Yeah, this is absurd. There’s no way to make that trip shorter. They could conceivably make service more frequent by paying the MTA to make some other service adjustments–perhaps C trains to Lefferts while all As go to the Rockaways, doubling the frequency of service at Aqueduct. And they could also pay for building an outbound platform at Racetrack. But it sounds like they were anticipating paying even less than what projects like those would cost.

Marc Shepherd February 3, 2012 - 12:00 pm

Sending the C to Lefferts, while much sought by rail buffs, would solve nothing. The issue is not the frequency of service, but the length of the trip. Indeed, the Train to the Plane, which they are seeking to revive, ran less frequently than Rockaway-bound A Trains do today. What they want is not more trains, but faster trains.

I agree with Ben that this is not achievable along the A Train route, without unacceptably reducing service for other riders.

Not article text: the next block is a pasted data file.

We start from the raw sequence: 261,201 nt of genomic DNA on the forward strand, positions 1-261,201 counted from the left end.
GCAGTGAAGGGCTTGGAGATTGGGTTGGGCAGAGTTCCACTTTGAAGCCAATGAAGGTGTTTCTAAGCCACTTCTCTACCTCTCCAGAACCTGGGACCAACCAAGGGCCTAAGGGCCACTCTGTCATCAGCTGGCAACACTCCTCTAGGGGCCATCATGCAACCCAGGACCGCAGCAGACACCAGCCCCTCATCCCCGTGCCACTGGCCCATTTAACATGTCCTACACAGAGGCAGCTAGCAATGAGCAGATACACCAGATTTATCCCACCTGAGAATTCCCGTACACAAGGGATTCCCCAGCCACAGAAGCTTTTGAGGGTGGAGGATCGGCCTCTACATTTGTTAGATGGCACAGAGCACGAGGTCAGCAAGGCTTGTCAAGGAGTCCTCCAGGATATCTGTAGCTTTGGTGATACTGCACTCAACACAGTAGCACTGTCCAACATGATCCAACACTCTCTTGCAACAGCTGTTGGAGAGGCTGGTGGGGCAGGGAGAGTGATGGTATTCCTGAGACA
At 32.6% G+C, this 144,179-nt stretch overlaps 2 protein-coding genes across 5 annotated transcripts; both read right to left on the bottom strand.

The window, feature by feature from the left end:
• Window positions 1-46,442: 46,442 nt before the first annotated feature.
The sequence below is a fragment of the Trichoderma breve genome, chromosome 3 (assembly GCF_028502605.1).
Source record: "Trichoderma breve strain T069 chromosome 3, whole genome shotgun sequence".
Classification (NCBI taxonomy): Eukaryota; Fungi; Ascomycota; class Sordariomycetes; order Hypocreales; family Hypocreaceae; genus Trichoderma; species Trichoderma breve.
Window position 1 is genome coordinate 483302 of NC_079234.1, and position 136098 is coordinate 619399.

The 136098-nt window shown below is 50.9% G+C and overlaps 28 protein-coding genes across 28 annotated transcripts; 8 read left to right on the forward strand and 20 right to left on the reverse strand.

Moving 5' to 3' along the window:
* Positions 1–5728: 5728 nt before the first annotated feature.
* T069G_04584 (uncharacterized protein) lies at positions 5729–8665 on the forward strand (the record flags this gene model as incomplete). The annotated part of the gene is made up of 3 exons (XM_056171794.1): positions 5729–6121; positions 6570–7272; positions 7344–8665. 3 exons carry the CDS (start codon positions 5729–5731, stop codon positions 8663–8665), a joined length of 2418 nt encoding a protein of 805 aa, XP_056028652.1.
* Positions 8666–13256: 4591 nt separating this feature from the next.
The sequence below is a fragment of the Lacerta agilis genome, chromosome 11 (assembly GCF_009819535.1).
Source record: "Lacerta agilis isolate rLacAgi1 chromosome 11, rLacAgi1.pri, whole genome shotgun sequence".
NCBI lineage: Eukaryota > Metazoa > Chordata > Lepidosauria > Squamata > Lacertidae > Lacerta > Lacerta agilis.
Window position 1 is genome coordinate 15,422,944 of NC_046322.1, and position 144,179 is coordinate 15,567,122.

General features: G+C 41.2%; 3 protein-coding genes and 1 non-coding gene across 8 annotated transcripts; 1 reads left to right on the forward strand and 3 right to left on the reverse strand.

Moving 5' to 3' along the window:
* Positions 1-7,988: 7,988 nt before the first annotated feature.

SEAN February 3, 2012 - 12:22 pm

I’ll second that, but this is only the first posession & the Patriots just punted.


Phil February 3, 2012 - 12:20 pm

This plan is so poorly conceived that it hurts my brain.

John-2 February 3, 2012 - 2:12 pm

Aside from the logistical infeasibility of speeding up service between Manhattan and the racino/convention center, no Brooklyn politician in his or her right mind is going to allow the creation of a service that basically zooms through the borough without stopping, but which does have the chance to marginally benefit some riders in south Queens and in the Rockaways.

You might be able to squeeze some super-expresses in between 10 a.m. and 3 p.m and you could from 7 p.m. to midnight, but it’s not happening in the p.m. rush hour without either borrowing from other A express service in Brooklyn or cutting back on C local service in Brooklyn and Manhattan. Adding new track capacity is the only option to cut the travel time to Aqueduct from midtown, and the only available ROW is via the LIRR Rockaway Branch, either reconnected to the railroad or hooked into the IND Queens Blvd. line.

Jeff February 3, 2012 - 3:51 pm